News Release

Spin effects of iron catalysts

Peer-Reviewed Publication

Science China Press

Schematic representation of the spin effect in open-shell iron catalysts


The iron-catalyzed hydrosilylation of alkynes undergoes two potential energy surfaces, the triplet (red) and quintet (blue) states, where the spin crossover effectively lowers the reaction energy barrier, and the spin-delocalization between iron and ligand dynamically modulate the oxidation and spin states of the metal center.

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Credit: ©Science China Press

From a spin state perspective, metal complex catalysts are classified into two types: closed-shell catalysts (lacking unpaired electrons, typically based on noble metals like palladium) and open-shell catalysts (with unpaired electrons, often based on Earth-abundant metals such as iron). Closed-shell catalysts, more extensively studied and widely used in industrial production, contrast sharply with open-shell catalysts. Open-shell catalysts navigate different potential energy surfaces through spin transitions, displaying catalytic behaviors markedly distinct from closed-shell catalysts. This divergence offers exciting new avenues in synthetic chemistry and is garnering increasing interest. However, the development of open-shell catalysts is hindered by a limited understanding of their spin effects and a lack of effective control methods. Unraveling these spin effects is crucial for improving the design of crust-abundant metal catalysts and could potentially revolutionize catalysis, a prospect of significant research importance.

To tackle these scientific challenges, Shou-Fei Zhu’s research group at Nankai University conducted a comprehensive study on the spin effects in iron-catalyzed hydrosilylation of alkynes, blending experimental work with theoretical calculations. They uncovered a novel mechanism where the spin state of open-shell iron catalysts modulates both reactivity and selectivity. These findings are recently published online in the National Science Review, with Peng He, a doctoral student at Nankai University, as the first author.

The team synthesized a range of active iron complexes, whose structures were elucidated through X-ray single-crystal diffraction. They characterized the magnetic properties, metal valence states, and spin multiplicity of the iron center using techniques like superconducting quantum interferometry, X-ray photoelectron spectroscopy, and Mössbauer spectroscopy. Theoretical calculations revealed the pivotal role of spin-delocalization interactions between iron and the 1,10-phenanthroline ligand in regulating the spin and oxidation states of the iron center. This regulation forms the structural foundation for the unique spin effects observed in iron catalysts. Controlled experiments indicate that the reaction proceeds as a two-electron redox process, catalyzed by zero-valent iron species. These stages occur on potential energy surfaces of different spin multiplicities, with the iron catalyst facilitating transitions between these surfaces through spin crossover. This adaptability fulfills the contrasting electrostatic demands of oxidative addition and reductive elimination, significantly lowering the energy barriers of these elementary processes and thereby enhancing the reaction rate.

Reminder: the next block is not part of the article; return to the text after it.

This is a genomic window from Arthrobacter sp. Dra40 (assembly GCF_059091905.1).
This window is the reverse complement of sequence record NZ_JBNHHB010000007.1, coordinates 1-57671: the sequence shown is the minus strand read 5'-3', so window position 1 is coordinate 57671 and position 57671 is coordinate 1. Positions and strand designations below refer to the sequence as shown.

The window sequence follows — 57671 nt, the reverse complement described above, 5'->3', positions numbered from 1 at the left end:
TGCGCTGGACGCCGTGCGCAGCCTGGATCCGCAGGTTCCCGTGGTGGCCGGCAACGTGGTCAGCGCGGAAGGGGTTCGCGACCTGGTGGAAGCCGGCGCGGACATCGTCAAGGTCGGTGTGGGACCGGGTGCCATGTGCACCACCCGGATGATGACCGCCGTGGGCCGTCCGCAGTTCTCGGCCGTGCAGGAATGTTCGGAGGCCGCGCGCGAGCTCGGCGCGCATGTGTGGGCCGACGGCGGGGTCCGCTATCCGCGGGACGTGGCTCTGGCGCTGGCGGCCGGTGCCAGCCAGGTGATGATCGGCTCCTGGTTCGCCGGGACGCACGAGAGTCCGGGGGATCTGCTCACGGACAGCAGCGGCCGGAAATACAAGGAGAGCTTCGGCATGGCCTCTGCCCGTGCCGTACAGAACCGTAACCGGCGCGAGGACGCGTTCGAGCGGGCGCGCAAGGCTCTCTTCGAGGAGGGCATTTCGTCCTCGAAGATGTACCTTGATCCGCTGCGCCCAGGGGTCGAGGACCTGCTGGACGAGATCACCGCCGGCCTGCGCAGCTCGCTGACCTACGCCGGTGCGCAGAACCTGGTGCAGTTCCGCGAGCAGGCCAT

Spin effects also critically influence high regioselectivity. Iron catalysts adjust the spin delocalization states of complexes through specific spin states. These adjustments modulate the intramolecular noncovalent interactions within transition states, impacting their stability and enabling precise control of regioselectivity.

In summary, this study elucidates the spin effect in iron-catalyzed hydrosilylation of alkynes. The catalyst dynamically modulates the iron center’s spin and oxidation states through spin-delocalization, promoting both oxidative addition and reductive elimination processes with diametrically opposed electrostatic requirements in the catalytic cycle. Additionally, it influences regioselectivity by altering noncovalent interactions in the transition states. These insights are poised to guide the discovery and application of open-shell catalysts.


See the article:

Spin effect on redox acceleration and regioselectivity in Fe-catalyzed alkyne hydrosilylation

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